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Enemy More Audacious but Still Anonymous

Views differ on whether Baghdad assaults are the work of Al Qaeda, Baathists or foreigners.

October 28, 2003|Greg Miller | Times Staff Writer

WASHINGTON — Some Al Qaeda hallmarks were there: Simultaneous attacks on multiple targets. Hundreds dead or wounded. All timed for maximum psychological impact on an inflamed Arab world and a fretting American audience.

But U.S. military officials and counter-terrorism experts said Monday's car bombings in Iraq could have been the work of various hostile elements seeking to undermine the U.S.-led occupation and maybe even a collaboration among several groups. Several analysts said it was unlikely that Al Qaeda was to blame.

Nearly six months after President Bush declared major combat over in Iraq, the uncertainty about who the enemy groups are, what they are capable of and whether any are working together underscores the security nightmare confronting U.S. forces, foreign aid workers and Iraqis.

Bush sought to give a silver lining to the bloodiest day of the postwar period in Baghdad, telling reporters at the White House that the attacks reflect the enemy's desperation and growing frustration with American success.

"The more progress we make on the ground, the more free the Iraqis become, the more electricity that's available, the more jobs are available, the more kids that are going to school, the more desperate these killers become," Bush said.

Counter-terrorism officials and experts said it's conceivable that the latest violence is a "desperate spasm" from a fading foe, but it's also possible that the attacks point to rising sophistication and recognition of Americans' intelligence and security vulnerabilities.

"The 'growing desperation' argument is a plausible argument," said Bathsheba Crocker, an expert at the Center for Strategic and International Studies who took part in a Pentagon-supported survey of postwar problems in Iraq several months ago. "But this looks almost more like [the enemy] has taken some time off and regrouped and come back in more organized fashion than before."

In Monday's strikes, four explosives-laden vehicles driven by suicide attackers detonated within 25 minutes of one another in four Baghdad neighborhoods. The targets were the Baghdad headquarters of the International Committee of the Red Cross and three police stations.

At least 35 people, including a U.S. soldier, were killed and 224 were injured. A fifth car bomber, apparently a Syrian, was captured after his explosives failed to detonate when he drove into another police station.

The attacks occurred the day after rockets ripped into the Rashid Hotel, where Deputy Defense Secretary Paul D. Wolfowitz was staying. An American military officer was killed and dozens of people were injured in that attack.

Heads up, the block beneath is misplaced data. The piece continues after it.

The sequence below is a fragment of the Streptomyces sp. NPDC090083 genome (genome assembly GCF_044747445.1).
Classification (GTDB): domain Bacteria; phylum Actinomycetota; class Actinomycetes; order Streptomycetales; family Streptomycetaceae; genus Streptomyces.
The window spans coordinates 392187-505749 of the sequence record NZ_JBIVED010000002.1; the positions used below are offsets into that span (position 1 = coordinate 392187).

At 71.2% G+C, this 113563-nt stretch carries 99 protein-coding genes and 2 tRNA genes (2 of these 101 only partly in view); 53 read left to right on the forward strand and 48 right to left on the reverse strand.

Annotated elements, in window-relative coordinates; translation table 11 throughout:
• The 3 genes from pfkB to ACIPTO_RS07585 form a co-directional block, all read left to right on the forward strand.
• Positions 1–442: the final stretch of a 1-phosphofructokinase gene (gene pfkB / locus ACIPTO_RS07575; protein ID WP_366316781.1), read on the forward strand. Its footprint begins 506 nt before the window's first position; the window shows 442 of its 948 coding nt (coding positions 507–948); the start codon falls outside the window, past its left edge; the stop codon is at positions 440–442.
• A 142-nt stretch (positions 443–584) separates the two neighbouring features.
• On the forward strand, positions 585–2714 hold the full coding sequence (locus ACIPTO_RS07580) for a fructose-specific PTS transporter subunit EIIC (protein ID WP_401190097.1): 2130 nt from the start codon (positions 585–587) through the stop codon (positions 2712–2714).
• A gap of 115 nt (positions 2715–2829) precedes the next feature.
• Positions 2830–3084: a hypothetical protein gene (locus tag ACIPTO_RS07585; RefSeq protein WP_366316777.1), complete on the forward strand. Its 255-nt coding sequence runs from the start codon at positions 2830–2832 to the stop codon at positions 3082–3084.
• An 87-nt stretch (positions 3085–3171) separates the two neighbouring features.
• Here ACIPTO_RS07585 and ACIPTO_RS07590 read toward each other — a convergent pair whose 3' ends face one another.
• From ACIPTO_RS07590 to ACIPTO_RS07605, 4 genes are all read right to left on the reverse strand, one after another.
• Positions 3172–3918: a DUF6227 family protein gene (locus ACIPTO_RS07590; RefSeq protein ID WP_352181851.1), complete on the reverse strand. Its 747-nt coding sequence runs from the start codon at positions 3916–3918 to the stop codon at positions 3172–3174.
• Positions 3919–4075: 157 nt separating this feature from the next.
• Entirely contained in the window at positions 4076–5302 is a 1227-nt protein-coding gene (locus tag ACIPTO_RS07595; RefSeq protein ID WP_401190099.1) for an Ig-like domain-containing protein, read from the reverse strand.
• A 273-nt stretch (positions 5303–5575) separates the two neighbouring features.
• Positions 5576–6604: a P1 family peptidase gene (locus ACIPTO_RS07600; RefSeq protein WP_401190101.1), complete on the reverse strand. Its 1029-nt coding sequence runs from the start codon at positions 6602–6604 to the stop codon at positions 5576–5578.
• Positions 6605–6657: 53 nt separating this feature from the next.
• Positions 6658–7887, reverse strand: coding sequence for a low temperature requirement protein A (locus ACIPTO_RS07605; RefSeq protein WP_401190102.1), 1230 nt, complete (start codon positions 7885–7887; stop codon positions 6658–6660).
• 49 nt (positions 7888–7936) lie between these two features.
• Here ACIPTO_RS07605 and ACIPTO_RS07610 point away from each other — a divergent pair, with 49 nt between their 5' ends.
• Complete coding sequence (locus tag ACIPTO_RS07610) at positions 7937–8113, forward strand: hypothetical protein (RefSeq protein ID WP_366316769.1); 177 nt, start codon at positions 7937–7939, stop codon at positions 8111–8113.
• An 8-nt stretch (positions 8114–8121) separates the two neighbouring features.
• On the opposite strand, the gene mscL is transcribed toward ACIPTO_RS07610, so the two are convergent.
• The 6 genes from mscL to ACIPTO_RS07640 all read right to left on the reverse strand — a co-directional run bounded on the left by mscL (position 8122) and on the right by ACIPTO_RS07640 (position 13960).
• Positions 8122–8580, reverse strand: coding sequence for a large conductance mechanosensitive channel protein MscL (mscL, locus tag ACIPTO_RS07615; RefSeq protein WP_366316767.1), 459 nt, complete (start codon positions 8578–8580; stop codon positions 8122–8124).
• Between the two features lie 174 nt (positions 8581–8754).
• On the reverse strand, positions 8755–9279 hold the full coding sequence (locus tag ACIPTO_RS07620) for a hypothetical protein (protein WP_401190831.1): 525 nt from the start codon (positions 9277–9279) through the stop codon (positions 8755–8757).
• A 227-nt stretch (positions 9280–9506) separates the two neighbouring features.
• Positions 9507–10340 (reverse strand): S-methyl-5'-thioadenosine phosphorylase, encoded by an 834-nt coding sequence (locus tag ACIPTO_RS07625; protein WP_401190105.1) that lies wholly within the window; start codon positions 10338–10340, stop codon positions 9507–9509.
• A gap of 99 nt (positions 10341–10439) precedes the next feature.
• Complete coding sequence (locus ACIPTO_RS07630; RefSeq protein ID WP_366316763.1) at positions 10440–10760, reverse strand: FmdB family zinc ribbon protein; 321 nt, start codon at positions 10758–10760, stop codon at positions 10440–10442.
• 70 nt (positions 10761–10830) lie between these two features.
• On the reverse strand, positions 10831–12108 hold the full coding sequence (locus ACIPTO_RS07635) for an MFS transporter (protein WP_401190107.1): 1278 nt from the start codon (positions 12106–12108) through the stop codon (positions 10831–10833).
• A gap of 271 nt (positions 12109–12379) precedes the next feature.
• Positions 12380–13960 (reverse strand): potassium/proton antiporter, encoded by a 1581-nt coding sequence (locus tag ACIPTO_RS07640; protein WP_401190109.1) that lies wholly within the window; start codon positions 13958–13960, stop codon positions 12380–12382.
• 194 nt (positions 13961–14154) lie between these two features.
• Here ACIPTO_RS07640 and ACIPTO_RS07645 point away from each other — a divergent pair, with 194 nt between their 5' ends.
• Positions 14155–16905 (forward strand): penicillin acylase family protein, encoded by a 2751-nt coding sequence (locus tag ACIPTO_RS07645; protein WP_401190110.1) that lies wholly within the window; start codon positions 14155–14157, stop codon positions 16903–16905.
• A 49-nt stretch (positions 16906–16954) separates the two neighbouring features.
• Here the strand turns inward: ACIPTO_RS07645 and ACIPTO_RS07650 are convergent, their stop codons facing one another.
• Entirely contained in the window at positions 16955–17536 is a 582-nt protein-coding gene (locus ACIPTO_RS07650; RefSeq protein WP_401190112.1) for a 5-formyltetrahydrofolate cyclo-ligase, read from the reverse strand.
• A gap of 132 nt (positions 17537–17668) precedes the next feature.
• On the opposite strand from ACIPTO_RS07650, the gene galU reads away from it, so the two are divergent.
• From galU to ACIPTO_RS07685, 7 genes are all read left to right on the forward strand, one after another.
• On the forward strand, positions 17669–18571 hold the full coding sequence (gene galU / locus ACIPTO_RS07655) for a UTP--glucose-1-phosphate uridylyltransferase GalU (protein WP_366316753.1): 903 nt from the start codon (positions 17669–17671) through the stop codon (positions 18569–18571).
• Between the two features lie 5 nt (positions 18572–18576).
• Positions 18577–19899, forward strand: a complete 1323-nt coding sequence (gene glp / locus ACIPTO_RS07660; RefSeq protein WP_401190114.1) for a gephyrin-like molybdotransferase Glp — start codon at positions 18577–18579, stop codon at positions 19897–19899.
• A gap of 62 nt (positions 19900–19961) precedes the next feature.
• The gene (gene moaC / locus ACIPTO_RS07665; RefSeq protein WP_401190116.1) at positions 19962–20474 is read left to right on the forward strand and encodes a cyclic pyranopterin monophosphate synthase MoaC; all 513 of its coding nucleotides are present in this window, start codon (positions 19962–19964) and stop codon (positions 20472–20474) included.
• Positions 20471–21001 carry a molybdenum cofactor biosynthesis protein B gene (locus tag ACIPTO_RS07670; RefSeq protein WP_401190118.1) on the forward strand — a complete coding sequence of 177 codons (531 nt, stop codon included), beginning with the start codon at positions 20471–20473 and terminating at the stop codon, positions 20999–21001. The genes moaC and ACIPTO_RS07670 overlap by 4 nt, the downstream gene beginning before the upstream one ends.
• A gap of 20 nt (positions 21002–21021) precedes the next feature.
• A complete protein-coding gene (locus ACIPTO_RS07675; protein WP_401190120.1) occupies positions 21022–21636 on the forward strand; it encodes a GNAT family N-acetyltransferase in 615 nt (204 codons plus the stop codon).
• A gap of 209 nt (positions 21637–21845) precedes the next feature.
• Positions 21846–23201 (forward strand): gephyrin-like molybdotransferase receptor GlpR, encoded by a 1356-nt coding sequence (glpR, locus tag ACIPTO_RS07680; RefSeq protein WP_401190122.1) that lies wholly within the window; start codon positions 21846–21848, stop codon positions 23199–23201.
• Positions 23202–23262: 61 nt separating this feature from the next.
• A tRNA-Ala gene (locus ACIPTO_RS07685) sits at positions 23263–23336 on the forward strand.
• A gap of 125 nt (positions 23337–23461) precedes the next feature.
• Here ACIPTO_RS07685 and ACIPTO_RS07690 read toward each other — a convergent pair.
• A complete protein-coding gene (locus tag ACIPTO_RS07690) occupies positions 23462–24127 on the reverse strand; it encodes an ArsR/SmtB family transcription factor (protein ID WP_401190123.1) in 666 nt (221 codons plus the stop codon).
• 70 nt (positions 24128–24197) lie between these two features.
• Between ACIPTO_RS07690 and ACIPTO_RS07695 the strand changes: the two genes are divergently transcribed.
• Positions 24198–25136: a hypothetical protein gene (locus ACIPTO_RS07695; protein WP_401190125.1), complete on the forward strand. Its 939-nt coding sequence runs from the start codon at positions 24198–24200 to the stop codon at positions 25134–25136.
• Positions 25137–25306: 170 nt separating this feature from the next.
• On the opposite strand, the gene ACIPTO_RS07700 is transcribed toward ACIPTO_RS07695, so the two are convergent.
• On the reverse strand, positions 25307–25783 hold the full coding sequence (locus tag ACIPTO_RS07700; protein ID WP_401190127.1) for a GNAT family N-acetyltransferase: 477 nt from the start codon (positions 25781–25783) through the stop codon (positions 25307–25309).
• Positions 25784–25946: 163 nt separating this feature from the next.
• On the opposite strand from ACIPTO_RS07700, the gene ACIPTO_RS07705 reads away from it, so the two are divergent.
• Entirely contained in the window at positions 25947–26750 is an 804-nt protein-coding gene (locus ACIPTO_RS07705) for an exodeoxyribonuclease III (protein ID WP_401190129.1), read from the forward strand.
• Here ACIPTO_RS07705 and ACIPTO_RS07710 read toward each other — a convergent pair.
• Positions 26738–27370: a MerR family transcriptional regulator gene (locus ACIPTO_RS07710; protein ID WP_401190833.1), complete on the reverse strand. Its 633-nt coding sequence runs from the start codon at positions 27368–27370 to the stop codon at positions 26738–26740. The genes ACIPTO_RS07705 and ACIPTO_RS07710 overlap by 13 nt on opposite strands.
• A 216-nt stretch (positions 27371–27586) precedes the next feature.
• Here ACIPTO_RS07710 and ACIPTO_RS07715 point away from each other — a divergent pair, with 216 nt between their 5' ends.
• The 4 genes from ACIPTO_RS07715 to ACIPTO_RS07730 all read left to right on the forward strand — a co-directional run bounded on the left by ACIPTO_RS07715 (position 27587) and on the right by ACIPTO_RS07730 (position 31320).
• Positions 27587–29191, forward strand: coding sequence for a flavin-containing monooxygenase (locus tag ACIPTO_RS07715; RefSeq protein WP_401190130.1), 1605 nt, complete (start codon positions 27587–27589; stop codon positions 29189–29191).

The attacks, which coincided with the start of the Islamic holy month of Ramadan, set back the U.S. cause at a moment when encouraging signs were increasing. In recent days, authorities had lifted a midnight-to-4 a.m. curfew in Baghdad and reopened a major bridge to jubilant crowds. Some people had begun to believe that the worst of the violence -- including the deadly bombings of the United Nations headquarters, the Jordanian Embassy and a shrine in the city of Najaf in August -- had passed.

Military officials Monday cited other signs of progress. Maj. Gen. Raymond T. Odierno of the Army's 4th Infantry Division, speaking from Tikrit via satellite to reporters at the Pentagon, said that over the last five weeks U.S. forces have captured dozens of former regime members, enormous caches of weapons and $1.5 million believed to be earmarked for financing hostilities against coalition forces.

He also cited intelligence suggesting that the going rate for attacks was taking an inflationary turn. When the division arrived in Iraq, he said, enemy financiers were paying $100 to those willing to carry out attacks against coalition troops and $500 for "successful" operations.

"We now believe it's somewhere between $1,000 and $2,000 if you conduct an attack," Odierno said, "and $3,000 to $5,000 if you're successful."

He attributed the higher rates to growing support for the American presence and increasing unwillingness by insurgents to risk taking part in an operation. "It's becoming so expensive that they can't afford to pay as many now," he said, "so they've had to change their techniques."

Odierno said attackers are increasingly focusing on so-called soft targets, those that are less heavily guarded and typically house civilians or workers who are not part of the U.S. military or security apparatus. Although the assault on the Red Cross offices fit that pattern, the attack on the fortified Rashid Hotel did not.

To some experts, the Rashid strike demonstrated the enemy's high level of training and expertise. When the United States disbanded the Iraqi military, it set loose an army of disaffected men with lethal skills. And many foreigners crossing into the country are believed to have been trained at Al Qaeda camps in Afghanistan. U.S. officials have blamed both groups for attacks on American forces.

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